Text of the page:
The arrival of a larger 652cc engine added little more torque, even if the power output of 24bhp was almost the same as before. A series of late-1970s special editions then followed to boost the tiny Fiat’s appeal, such as the colour-themed Silver, Black, Red and Brown models.
Changes included the introduction of the 650E-badged model in 1983 with an improved version of the 652cc engine, and from the end 1984, the 126 was given a facelift to create the FL model. All cars now had new plastic bumpers that were better suited to the shape of the body, plus folding exterior mirrors, a new and far more modern dashboard, and several other tweaks. However, an excess of the old parts meant that 126s were still being produced with features like chrome bumpers as late as 1985.
In 1987, UK buyers saw the original air-cooled version replaced by the water-cooled Bis version with its 704cc engine and unfortunate propensity for blowing head gaskets. The 126 would depart the British market in 1992, but the air-cooled version had stayed in production in Poland, with more improvements and options that included front headrests and even a heated rear window.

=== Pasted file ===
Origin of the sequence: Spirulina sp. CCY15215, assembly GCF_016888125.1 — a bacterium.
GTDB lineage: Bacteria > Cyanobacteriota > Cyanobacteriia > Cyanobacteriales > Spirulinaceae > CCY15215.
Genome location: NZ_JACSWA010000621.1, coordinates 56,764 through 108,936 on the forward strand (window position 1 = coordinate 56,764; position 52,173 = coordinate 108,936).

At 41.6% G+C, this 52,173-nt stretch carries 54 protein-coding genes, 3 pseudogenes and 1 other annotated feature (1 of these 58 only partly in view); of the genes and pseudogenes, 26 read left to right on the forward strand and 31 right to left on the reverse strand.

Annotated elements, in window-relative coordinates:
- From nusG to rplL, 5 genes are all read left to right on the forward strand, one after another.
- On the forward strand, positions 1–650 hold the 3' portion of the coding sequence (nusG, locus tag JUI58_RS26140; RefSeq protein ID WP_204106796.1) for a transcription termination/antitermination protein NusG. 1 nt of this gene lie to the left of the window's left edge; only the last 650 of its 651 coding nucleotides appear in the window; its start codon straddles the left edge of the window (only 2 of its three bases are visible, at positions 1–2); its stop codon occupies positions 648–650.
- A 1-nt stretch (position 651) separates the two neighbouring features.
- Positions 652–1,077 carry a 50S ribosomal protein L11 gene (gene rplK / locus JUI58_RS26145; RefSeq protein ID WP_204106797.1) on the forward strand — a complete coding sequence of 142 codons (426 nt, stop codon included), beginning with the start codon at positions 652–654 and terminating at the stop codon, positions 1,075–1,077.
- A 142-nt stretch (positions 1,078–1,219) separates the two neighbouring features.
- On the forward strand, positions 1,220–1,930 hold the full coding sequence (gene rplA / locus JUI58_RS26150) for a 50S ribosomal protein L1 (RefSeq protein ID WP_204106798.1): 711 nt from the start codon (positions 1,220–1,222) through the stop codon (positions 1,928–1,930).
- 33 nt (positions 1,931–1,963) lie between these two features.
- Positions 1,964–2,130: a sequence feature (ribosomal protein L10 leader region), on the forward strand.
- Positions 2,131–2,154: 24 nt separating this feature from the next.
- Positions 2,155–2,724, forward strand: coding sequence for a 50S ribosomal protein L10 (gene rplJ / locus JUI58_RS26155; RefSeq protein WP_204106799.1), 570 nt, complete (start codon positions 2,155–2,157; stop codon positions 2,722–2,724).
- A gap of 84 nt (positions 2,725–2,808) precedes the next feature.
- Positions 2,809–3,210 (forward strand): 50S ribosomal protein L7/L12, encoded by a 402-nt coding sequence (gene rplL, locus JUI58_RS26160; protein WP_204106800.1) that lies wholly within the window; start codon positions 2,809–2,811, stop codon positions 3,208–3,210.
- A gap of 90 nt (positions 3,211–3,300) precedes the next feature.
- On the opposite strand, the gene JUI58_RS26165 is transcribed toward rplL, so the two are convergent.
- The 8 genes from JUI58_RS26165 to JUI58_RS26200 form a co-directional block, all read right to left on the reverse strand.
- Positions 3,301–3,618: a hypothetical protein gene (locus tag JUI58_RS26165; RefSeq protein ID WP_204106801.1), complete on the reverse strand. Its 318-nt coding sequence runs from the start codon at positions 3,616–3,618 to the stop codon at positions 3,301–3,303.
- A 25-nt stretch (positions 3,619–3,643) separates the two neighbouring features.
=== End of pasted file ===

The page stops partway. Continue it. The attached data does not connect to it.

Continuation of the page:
The launch of the Cinquecento in 1991 should have meant the end for the 126p, but demand meant its demise was continually postponed. Instead, it was modernised with parts from its new stablemate, resulting in the new EL model of 1994. Amongst the changes were the loss of the quarterlights in the doors and the use of Cinquecento mirrors with internal adjustment, plus the loss of the ribbed body sides in favour of a cleaner design. The interior trim was also improved, with Cinquecento parts used for the dash, and electronic ignition fitted. From 1996, the ELX arrived and introduced a catalyst to the mix, with the 126 soldiering on until 2000 when the final ‘Happy End’ editions were produced – 500 in red and 500 in yellow. Remarkably, that was two years after the Cinquecento designed to replace it had been discontinued.
Now, I must confess I was not coming into this classic road test cold. Back in 2010, I bought a 1997 ELX in Krakow and managed to get it back to England in less than 40 hours, including an overnight stop and a visit to Bruges. It wasn’t exactly refined, but I was impressed with how it stood up to the challenge it faced while dicing with trucks and speed merchants on the autobahn, and was keen to rekindle those memories with another go in a 126.
This time though, it would be an earlier car, and an increasingly rare right-hand drive UK market example at that. Offered by South Western Vehicle Auctions in its recent winter sale, it was a remarkably original 1982 car in plusher De Ville spec, complete with a canvas sunroof, and showed under 40,000 miles.